Multiple Lasers and Integrated Cameras for Increasing Trustworthy Yields
3D printing is used to create a variety of products, from car parts to medical implants and custom-made tools. Unfortunately, a sizable percentage of these components still show defects, caused by insufficiently sophisticated quality monitoring of the printing process. The MultipLICITY project aims to address this challenge and improve the quality of 3D printed products, reduce waste, and save energy.
Additive manufacturing (AM) – or 3D printing as it is more commonly known – is driving a revolution in the design and manufacturing of components in sectors such as aerospace, energy, automotive, medical, tooling and consumer goods.
In these fields, about 30% of parts are made by fusing metal or plastic through a high-power laser, thus 3D printing the parts layer-by-layer. This allows for the creation of complex and lightweight parts faster and with less material than with traditional manufacturing.
Unfortunately, despite its maturity, the process is still limited in productivity and efficiency; around 10% of the printed components turn out to have defects.
An important issue is that the sensors and cameras used to monitor the quality of 3D printing are often not fast enough to identify defects in real time. And even when they are, only a subset of defects are detected. A solution would require using concurrent information from multiple types of sensors.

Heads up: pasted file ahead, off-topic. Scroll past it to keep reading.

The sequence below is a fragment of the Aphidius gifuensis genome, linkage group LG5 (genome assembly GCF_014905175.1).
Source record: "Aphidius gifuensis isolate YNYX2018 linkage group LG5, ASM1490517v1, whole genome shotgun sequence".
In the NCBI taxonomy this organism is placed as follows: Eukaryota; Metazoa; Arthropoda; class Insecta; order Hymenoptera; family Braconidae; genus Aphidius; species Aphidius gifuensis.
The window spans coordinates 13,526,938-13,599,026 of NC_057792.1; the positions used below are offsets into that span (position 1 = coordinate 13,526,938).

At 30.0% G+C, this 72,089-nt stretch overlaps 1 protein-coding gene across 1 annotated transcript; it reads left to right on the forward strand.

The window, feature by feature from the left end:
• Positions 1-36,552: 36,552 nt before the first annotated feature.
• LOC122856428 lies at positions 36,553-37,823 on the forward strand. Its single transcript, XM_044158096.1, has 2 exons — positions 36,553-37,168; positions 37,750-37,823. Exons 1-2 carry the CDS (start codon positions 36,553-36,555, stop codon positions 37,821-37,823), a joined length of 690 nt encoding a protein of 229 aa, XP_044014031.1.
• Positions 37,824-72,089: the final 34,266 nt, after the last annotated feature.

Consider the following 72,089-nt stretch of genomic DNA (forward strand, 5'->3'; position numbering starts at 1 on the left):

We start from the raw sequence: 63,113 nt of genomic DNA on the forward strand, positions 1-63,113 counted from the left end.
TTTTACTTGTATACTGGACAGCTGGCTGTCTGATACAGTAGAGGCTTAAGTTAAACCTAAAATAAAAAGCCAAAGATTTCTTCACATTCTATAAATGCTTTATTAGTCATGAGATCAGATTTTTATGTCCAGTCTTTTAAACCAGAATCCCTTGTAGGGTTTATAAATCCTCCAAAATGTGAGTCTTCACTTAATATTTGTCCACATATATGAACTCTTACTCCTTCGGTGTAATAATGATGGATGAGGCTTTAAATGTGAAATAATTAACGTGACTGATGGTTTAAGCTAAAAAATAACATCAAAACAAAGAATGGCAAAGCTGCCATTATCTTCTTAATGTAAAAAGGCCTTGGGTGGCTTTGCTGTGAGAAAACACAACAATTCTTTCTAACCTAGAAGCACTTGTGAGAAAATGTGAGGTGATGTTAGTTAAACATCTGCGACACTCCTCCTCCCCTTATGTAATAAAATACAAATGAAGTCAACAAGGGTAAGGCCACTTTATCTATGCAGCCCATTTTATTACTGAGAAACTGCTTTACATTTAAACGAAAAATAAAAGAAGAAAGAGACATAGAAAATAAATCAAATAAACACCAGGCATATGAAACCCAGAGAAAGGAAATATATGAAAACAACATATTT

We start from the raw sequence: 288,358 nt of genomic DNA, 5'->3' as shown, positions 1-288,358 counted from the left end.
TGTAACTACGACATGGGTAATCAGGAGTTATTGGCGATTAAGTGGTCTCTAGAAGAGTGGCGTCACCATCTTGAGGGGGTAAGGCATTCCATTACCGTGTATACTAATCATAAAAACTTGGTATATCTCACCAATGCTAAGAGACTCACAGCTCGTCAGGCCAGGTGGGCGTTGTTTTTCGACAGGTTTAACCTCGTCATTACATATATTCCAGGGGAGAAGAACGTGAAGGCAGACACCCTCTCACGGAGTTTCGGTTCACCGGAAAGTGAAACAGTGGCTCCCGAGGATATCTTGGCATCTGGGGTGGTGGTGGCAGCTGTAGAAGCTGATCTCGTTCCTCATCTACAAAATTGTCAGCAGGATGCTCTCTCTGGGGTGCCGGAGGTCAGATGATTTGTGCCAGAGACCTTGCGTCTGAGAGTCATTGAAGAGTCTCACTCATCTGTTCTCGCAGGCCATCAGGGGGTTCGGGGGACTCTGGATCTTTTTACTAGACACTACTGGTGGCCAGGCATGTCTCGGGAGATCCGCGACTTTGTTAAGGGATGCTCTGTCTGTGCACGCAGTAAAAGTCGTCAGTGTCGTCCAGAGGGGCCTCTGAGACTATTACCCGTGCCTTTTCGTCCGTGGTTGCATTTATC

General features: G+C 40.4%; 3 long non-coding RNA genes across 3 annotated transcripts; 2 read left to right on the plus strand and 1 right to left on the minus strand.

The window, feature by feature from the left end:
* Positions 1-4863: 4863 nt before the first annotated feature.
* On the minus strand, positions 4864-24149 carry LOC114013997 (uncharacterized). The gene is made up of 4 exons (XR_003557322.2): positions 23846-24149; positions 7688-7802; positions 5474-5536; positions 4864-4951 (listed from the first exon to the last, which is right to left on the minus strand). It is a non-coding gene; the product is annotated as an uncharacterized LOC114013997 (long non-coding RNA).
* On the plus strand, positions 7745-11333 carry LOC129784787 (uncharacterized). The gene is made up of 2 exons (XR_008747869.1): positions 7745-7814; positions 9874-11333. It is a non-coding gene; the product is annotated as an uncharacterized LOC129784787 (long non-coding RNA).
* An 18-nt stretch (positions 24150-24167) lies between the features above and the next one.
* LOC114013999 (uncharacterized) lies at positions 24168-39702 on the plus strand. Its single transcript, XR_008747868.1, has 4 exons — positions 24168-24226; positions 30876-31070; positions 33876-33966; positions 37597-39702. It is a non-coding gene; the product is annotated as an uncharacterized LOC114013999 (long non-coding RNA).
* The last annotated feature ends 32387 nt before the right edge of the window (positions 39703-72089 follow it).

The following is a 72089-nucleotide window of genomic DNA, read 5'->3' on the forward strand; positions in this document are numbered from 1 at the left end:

In addition, newer beam-based printers use multiple lasers to fuse material in a coordinated way. This potentially introduces new defects. It also makes inline monitoring even more complex, as the monitoring now needs to combine information from multiple actions and sources.
The partners in the MultipLICITY project aim to develop a number of breakthroughs as solutions for these challenges, improving the quality, productivity and efficiency of beam-based 3D printing.
Compared to current, high-end technology, MultipLICITY plans to develop a number of innovations, including:
The research outcomes will be integrated into a demonstrator: a multi-sensor, multi-laser system with real-time monitoring and control.
”With this project, we want to tackle some the quality and efficiency challenges in 3D printing. As a result, we foresee less deficient and scrapped components, and thus also a reduction in waste and energy use.”
Multiple Lasers and Integrated Cameras for Increasing Trustworthy Yields in Additive Manufacturing
MultipLICITY is an imec.icon research project funded by imec and Agentschap Innoveren & Ondernemen.
It started on 01.09.2022 and is set to run until 31.08.2024